The Texas Progressive Alliance is happy to feel a little fall in the air as it brings you this week’s roundup.
Off the Kuff highlights a new poll showing a gap between what the people of Texas believe and what their government stands for.
Libby Shaw at Texas Kaos and contributing to Daily Kos is grateful to U.S. House Speaker John Boehner for revealing his Party’s false prophets. She is also grateful a Republican Presidential candidate’s whopper about an abortion that did not happen is exposed.
The Harris County Green Party endorsed four Democrats in Houston municipal elections, bypassing the only announced Green member who who was declared, in At Large 3. PDiddie at Brains and Eggs says there’s a story about that, but he’s not telling it.
And here are some posts of interest from other Texas blogs.
Grits notes that statewide judicial candidates no longer have to get petition signatures from each appellate district.
Tamara Tabo has some helpful hints for the Gaslamp and other (allegedly) racist nightclubs.
In the Thirteenth installment of the 2015 Texas Leftist Candidate Questionnaire we hear from Sharon Moses, candidate for Houston City Council, At-Large Position 5.
Please note: Responses are directly from the candidate, and have been posted ver batim from the email received. This is done out of fairness to all candidates. Publishing these responses does not constitute an endorsement, but may be considered during the endorsement process.
TL: What is your name, as it will appear on the ballot?*
SM: Sharon Moses
TL: Are you a current or former elected official? If so what office(s)?
TL: As a political candidate, you clearly care about what happens in certain levels of government. In your own words, why is government important?*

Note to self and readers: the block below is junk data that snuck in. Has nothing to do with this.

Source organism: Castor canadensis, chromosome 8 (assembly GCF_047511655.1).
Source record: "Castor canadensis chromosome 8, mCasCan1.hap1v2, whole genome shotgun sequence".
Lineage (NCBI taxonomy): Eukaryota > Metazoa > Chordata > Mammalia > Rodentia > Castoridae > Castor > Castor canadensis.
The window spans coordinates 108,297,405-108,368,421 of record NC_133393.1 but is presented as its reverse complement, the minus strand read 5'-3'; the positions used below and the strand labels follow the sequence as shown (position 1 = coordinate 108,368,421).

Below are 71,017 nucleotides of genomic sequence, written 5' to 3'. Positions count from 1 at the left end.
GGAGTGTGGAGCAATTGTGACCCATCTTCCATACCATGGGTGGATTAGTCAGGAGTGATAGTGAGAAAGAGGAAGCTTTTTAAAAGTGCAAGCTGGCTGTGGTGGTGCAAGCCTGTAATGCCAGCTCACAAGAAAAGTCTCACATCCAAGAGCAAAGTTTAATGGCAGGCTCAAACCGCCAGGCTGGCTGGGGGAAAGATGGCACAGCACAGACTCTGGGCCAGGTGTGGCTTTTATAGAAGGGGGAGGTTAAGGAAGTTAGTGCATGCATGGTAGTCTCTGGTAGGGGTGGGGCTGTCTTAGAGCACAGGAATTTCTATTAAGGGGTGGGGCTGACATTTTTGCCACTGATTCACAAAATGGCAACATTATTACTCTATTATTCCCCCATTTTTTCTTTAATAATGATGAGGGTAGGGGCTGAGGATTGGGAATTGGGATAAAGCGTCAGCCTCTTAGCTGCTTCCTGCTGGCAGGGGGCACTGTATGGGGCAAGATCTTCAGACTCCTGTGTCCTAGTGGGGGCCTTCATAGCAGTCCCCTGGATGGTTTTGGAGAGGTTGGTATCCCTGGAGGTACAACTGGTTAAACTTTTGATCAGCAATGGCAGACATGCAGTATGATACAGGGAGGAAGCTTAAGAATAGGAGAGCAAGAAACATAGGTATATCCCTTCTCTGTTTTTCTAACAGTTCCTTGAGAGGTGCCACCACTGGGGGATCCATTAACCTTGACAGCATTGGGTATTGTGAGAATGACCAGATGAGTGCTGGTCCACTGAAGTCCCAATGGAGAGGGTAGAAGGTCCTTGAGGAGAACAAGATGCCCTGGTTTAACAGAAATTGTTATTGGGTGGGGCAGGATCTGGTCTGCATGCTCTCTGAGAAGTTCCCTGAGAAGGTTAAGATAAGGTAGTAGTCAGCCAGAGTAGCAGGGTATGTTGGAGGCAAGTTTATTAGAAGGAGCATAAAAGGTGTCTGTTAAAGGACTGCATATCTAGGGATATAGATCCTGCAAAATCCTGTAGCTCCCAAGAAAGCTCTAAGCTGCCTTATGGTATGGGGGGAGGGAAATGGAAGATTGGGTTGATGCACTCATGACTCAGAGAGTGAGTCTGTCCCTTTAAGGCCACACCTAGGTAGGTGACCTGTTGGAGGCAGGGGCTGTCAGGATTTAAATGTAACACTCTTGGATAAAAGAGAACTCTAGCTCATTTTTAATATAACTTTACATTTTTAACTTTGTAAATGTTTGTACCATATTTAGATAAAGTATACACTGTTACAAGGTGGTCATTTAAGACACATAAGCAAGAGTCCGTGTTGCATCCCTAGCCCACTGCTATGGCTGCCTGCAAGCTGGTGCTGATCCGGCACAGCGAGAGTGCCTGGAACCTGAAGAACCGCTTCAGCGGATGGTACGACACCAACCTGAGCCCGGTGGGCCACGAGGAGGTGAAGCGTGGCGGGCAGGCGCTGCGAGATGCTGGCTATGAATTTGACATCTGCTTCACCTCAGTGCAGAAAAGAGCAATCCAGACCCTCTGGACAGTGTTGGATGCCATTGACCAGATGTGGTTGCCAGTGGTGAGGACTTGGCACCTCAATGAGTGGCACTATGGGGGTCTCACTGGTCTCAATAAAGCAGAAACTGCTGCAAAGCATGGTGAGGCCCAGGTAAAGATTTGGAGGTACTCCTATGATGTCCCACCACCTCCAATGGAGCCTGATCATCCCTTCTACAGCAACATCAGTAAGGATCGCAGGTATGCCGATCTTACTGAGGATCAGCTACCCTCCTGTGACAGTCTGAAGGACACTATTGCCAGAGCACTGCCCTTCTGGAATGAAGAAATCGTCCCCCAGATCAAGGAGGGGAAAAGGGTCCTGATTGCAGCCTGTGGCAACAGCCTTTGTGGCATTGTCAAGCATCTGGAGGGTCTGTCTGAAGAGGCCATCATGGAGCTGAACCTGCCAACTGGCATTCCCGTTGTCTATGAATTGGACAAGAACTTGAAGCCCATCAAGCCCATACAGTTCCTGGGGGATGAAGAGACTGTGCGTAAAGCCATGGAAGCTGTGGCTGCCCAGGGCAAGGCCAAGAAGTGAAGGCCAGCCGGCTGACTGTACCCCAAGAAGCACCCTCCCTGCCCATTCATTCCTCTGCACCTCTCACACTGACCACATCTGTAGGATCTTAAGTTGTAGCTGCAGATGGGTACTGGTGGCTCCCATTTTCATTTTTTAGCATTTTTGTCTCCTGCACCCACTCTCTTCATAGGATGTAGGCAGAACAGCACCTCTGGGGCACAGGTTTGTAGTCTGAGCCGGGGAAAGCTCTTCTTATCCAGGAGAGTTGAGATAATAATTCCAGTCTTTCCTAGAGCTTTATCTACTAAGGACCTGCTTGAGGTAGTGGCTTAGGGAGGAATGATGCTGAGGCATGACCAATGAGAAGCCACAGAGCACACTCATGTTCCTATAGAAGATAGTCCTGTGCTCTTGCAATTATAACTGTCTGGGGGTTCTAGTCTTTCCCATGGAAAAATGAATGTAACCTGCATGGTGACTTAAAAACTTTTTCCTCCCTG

SM: Government is important because it is the glue of our society. It unites the people in a way that no other entity can. Albeit there are differing opinions – opposing sides – varying points of view, it is still the center of the community. Decisions are made in government that affect us all. And fortunately we live in a democracy so in our government our voice matters and can make a difference in how we govern.
TL: If elected, what is your top priority in office for the upcoming term? Describe how you plan to accomplish it.
SM: My top priority is to reach out to the constituents and serve the community. I would hold neighborhood meetings and get to know those that elected me and those that didn’t. My primary goal would be to hear their voices and their concerns. As I prepare to take my place at the horseshoe, I would begin where their voices lead me.
TL: After decades of deferred maintenance and neglect, Houston’s infrastructure is in a critical state of disrepair. Ask any driver, cyclist or pedestrian, and they can readily tell you that city streets and sidewalks are crumbling… some to the extent that they pose significant danger to those that would traverse them. The Parker Administration has attempted to address the problem by the voter-approved **ReBuild Houston **program. Knowing that the next Mayor has no choice but to invest in city infrastructure, do you support the continuation of ReBuild Houston? If yes, please explain why. If no, please explain how you would address our copious infrastructure needs differently.
SM: I am not opposed to Rebuild Houston however, I am opposed to how it was presented to the public. Houston needs funding, Houston needs street repair and infrastructure improvement. However we cannot mislead the people in order to obtain the necessary repairs. We must be transparent with our policies, propositions and proposals to the citizens. Going forward we have to allow the
citizens to make honest choices with well-informed options. I propose we revisit the matter with a well devised plan of how and where the funding will be spent. Rebuild Houston in my opinion is not a bad idea, it just wasn’t implemented correctly.